Russia Considers Dropping Dollar & Euro For Oil Trade With Iran And Turkey

Russian Energy Minister Aleksandr Novak says the Kremlin is mulling taking payments for oil in national currencies, particularly with Turkey and Iran - circumventing the U.S. dollar. Novak added that both countries have expressed interest in the idea.

“There is a common understanding that we need to move towards the use of national currencies in our settlements. There is a need for this, as well as the wish of the parties,” said the energy minister.

Novak notes that rearranging their financial relationships to accept the national currencies would require an upgrade to the financial and economic mechanisms which facilitate the oil trade.

“This concerns both Turkey and Iran – we are considering an option of payment in national currencies with them. This requires certain adjustments in the financial, economic and banking sectors.”

For those paying attention, circumventing the U.S. dollar is exactly what both Saddam Hussein and Mummar Gaddafi threatened to do before being regime changed under the guise of humanitarianism. Then again, they didn't have nukes. 

Iran - which has threatened to restart it's nuclear enrichment program within days, signed an agreement with Turkey to use local currencies in trade instead of the U.S. dollar and the Euro. The arrangement is aimed at improving economic ties and bilateral trade, while also undermining the West's primary currencies. 

“Considering that the use of the dollar is banned for Iran and traders are literally using alternative currencies in their transactions, there is no longer any reason to proceed with invoices that use the dollar as the base rate,” said the Foreign Exchange Rules and Policies Affairs director fro the Central Bank of Iran (CBI), Medhi Kasraeipour.

During a November meeting with Russian President Vladimir Putin, Iranian Supreme Leader Ali Khamenei said that the best way to sidestep US sanctions against the two countries would be a joint effort to circumvent the U.S. dollar and conduct bilateral trade - which would "isolate the Americans." 

Last year, Venezuela stopped accepting U.S. dollars for oil payments in response to sanctions - requiring that imported and exported crude products be paid transacted in Euros. 

The measure is designed to bypass financial sanctions President Donald Trump's administration leveled against Venezuela's government last month for jailing political opponents and creating a super body of pro-government delegates that bypasses all institutions. -Fox Business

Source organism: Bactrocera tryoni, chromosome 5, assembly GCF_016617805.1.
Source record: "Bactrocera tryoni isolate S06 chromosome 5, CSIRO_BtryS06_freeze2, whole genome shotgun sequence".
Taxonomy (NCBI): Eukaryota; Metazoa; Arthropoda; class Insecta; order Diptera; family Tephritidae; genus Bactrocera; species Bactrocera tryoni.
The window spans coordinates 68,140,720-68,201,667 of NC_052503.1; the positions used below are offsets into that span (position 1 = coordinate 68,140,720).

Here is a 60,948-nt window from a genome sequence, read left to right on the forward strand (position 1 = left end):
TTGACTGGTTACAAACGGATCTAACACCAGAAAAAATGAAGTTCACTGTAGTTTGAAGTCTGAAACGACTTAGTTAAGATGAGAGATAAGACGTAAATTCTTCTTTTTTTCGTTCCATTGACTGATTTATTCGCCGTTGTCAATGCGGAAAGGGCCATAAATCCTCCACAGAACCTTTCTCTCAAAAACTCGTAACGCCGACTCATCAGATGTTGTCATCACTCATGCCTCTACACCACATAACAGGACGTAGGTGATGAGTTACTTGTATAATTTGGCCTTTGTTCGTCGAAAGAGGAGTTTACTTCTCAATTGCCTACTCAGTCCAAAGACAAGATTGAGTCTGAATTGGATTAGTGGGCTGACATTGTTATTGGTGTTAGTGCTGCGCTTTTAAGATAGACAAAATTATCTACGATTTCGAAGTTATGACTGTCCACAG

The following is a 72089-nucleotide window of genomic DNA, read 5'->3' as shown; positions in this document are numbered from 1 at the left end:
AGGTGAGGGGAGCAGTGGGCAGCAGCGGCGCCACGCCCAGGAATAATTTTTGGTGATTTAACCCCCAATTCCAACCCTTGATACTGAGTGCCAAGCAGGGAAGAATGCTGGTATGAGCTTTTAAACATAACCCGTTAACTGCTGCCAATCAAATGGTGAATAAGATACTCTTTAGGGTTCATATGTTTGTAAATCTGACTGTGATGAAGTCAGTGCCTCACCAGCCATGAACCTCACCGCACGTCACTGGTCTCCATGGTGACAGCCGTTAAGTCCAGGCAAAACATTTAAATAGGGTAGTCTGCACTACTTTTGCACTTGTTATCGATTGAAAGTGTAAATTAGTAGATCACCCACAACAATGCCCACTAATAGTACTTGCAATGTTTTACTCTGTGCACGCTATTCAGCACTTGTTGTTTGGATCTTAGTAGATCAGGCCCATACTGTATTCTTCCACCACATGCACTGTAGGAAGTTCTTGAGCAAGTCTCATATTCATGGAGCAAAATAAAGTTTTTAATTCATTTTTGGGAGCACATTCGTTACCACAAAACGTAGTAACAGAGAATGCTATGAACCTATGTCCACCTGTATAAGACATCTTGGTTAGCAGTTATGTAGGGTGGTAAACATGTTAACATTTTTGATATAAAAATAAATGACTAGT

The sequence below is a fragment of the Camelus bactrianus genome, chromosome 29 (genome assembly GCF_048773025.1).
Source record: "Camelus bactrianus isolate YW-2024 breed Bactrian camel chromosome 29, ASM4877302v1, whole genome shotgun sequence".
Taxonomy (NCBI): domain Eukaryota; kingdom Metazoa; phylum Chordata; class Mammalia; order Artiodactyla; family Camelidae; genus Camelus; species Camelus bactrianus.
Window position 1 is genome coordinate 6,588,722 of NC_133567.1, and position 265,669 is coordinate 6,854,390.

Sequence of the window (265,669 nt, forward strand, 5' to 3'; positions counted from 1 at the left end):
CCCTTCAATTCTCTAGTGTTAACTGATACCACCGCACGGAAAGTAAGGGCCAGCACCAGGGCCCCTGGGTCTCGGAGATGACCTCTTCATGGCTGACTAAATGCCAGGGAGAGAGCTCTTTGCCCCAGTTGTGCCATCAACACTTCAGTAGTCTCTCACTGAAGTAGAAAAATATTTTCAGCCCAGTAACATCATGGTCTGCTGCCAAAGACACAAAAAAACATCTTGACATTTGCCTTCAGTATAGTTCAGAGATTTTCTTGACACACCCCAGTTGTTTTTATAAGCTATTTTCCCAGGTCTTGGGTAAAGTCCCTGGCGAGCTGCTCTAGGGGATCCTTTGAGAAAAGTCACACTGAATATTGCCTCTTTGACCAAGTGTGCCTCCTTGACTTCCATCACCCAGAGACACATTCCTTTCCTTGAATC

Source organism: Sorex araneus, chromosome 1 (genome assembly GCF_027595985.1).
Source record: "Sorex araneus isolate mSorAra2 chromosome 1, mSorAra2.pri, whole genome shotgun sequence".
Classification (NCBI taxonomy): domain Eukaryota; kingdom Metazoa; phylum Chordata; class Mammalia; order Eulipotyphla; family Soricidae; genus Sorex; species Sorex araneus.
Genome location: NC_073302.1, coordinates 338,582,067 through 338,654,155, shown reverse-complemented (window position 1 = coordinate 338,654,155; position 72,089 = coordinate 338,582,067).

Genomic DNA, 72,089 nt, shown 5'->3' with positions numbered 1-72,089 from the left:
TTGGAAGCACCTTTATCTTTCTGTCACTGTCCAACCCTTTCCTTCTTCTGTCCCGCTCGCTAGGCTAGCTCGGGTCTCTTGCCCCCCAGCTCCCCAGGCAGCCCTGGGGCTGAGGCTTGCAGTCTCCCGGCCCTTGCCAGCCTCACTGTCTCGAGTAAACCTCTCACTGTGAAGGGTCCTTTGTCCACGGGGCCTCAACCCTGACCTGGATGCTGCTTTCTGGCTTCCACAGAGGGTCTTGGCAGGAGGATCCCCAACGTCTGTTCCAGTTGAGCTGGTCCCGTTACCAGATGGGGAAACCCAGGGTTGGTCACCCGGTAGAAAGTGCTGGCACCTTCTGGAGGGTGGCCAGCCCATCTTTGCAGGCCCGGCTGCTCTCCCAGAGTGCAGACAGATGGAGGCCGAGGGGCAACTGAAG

Venezuelan President Nicolas Maduro said that Venezuela was looking to “free” itself from the U.S. dollar, According to Reuters,

“Venezuela is going to implement a new system of international payments and will create a basket of currencies to free us from the dollar,” Maduro said in a multi-hour address to a new legislative “superbody.” He reportedly did not provide details of this new proposal.

Maduro hinted further that the South American country would look to using the yuan instead, among other currencies.

“If they pursue us with the dollar, we’ll use the Russian ruble, the yuan, yen, the Indian rupee, the euro,” Maduro also said.

Meanwhile, Venezuela's bolivar has lost nearly all of its value as the country spirals into an economic crisis.

"There's no way they can get anything under control in Venezuela unless they dollarize," says Steven Hanke, a professor at Johns Hopkins University who advised the governments of Ecuador and Montenegro when they ditched their currencies for the dollar. "The bolivar is gone already." -CNN

"Dollarization is a solution, but it's not the optimal solution," says Jean Paul Leidenz, senior economist at Ecoanalitica, a Venezuela-based research group. "It's an extreme measure."

Historical precedent suggests that dropping the U.S. dollar is ill advised. If the economic hitmen don't punish countries seeking to circumvent the greenback, other types of hitmen will be sent in to finish the job.